LeBron James
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Perhaps LeBron James‘ most underappreciated skill has been his passing. He is rightly hailed as the most unselfish superstar of his generation, but being a willing passer is only part of it: he’s also as good at it as any point guard in the league. Case in point: this two-handed halfcourt bounce pass on Tuesday night, finding Richard Jefferson for an easy dunk:

Kobe gets great introduction, loud ovation in Philadelphia

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Kobe Bryant‘s relationship with his hometown of Philadelphia had its rocky sections — the Kobe’s Lakers beat the Sixers in the 2001 Finals, and then Kobe was booed during the 2002 All-Star Game —  but all was forgiven on Tuesday night.

In his final trip to Philly, he was given a framed Lower Merion High School jersey — that’s Kobe’s school, in case you forgot — and it was presented by Dr. J.

Then the fans welcomed him like you see above.

That pumped up Kobe, who scored 13 first quarter points on 5-of-10 shooting, his best quarter of the season.

Rumor: Nets testing trade waters for Bojan Bogdanovic

Bojan Bogdanovic, Otto Porter Jr.
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If you play for the Brooklyn Nets, and your name is not Rondae Hollis-Jefferson, expect you will come up in trade rumors this season.

First up on the block, Bojan Bogdanovic. The report comes from Mike Mazzeo of ESPN.

Bogdanovic is in the first year of a three-year, $11 million deal, which isn’t bad for a guy playing nearly 25 minutes a night and scoring 8.4 points per game. There is a lot of potential in his game, if developed in the right setting — he’s a good shooter out on the wing who works well off the ball. He seems to have regressed this season, but how much of that is due to the Nets and their guard play (and just generally struggling) is up for debate.

Is there going to be interest in him? Probably. As always, it is about the price, what the Nets will demand. Whether the Nets can get anything back they want is up for debate.

Right now a lot of GMs are testing the waters for players, judging the market. That is a long way from a trade happening. But don’t be shocked if the Nets make a deal or two before the February deadline.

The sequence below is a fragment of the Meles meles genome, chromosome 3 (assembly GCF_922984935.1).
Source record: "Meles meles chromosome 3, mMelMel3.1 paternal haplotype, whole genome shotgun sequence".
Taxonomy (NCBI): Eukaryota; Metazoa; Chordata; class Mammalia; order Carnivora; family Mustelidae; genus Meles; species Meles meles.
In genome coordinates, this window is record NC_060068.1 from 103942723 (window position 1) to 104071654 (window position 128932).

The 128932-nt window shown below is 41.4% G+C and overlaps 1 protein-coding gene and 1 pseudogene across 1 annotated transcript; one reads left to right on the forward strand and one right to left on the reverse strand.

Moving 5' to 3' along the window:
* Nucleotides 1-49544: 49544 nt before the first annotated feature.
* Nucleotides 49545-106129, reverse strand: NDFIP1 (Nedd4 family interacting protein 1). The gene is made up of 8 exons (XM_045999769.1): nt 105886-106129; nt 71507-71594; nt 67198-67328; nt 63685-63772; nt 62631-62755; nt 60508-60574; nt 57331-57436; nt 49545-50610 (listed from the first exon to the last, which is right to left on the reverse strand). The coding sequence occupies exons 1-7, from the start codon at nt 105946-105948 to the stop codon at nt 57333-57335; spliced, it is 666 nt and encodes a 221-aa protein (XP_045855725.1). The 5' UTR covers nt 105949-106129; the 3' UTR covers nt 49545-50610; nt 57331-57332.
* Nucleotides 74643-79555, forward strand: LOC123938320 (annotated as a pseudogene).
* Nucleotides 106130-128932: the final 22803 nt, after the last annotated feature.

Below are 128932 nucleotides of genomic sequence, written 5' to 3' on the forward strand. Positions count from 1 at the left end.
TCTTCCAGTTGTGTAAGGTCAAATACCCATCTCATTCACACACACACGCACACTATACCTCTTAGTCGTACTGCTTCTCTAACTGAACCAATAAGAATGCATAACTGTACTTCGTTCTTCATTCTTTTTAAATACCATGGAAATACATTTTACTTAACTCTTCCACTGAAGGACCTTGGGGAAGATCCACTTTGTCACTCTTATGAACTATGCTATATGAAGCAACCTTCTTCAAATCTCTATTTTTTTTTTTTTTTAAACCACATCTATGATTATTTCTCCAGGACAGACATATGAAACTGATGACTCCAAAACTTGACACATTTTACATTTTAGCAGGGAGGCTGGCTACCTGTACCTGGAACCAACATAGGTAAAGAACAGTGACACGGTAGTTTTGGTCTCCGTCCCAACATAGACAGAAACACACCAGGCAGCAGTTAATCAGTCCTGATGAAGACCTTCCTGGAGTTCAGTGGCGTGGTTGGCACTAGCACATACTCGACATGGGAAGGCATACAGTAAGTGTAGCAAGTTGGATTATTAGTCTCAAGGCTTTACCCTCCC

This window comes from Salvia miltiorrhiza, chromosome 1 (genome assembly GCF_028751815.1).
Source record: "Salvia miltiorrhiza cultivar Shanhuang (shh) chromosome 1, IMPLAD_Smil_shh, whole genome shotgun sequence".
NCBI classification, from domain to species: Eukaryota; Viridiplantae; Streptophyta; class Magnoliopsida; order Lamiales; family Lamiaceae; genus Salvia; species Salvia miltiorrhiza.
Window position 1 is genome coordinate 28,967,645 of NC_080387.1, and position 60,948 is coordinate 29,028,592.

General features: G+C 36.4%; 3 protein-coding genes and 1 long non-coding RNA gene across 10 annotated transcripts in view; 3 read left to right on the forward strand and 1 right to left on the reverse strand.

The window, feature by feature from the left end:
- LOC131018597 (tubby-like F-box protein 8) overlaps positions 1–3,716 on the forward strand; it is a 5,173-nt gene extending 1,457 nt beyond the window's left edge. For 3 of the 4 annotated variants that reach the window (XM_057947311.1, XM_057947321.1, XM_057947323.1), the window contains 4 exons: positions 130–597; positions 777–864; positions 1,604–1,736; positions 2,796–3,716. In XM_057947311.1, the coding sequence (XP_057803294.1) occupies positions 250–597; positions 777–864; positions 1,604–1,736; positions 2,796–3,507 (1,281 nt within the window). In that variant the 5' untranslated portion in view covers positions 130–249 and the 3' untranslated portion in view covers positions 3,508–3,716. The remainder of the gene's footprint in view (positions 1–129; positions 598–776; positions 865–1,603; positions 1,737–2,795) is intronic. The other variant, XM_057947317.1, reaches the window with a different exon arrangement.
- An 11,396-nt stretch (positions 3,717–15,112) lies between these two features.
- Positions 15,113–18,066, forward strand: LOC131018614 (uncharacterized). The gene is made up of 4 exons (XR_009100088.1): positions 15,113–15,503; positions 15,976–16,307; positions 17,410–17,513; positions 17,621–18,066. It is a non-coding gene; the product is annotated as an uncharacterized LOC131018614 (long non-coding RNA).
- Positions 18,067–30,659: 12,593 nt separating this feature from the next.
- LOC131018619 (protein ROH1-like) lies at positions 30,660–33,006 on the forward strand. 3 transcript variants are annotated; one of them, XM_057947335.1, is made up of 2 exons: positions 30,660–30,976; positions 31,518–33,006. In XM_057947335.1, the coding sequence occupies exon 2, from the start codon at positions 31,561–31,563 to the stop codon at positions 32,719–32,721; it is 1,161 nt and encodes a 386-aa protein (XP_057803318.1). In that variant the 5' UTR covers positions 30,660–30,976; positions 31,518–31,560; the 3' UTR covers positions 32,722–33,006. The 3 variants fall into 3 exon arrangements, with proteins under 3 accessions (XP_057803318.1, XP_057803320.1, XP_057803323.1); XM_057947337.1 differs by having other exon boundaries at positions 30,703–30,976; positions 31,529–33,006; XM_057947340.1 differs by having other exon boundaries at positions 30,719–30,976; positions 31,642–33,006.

Just a reminder that Joakim Noah would like some more run

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Joakim Noah is playing 20.6 minutes a night coming off the bench for Fred Hoiberg and the Chicago Bulls this season.

And he doesn’t like it. He wants more run. He was getting 10 minutes more a night last season under Tom Thibodeau, and Noah wants some of those minutes back. Nick Friedel of ESPN sent out a tweet that was a reminder of just that.

Three thoughts here.

1) Reducing minutes for guys who battle injuries every season by the time the playoffs roll around was one huge reason Fred Hoiberg was brought in to coach the Bulls and Tom Thibodeau was shown the door. This isn’t just Hoiberg, the minutes reduction comes from management. While it is possible Noah’s spot in the rotation shifts (he could start at some point) and he might get a little more run, the Thibodeau era is gone.

2) There are legit reasons for Noah to want to play. First, he is a competitor who doesn’t like sitting. Second, the Bulls’ defense is elite when he plays (allowing 95.5 points per 100 possessions) and the Bulls outscore opponents by 1.3 per 100 when he plays. Finally, Noah is in the final year of his contract and scoring just 3.1 points per game is not going to help him earn more cash in the next deal.

3) Barring injury to another big, don’t expect a change.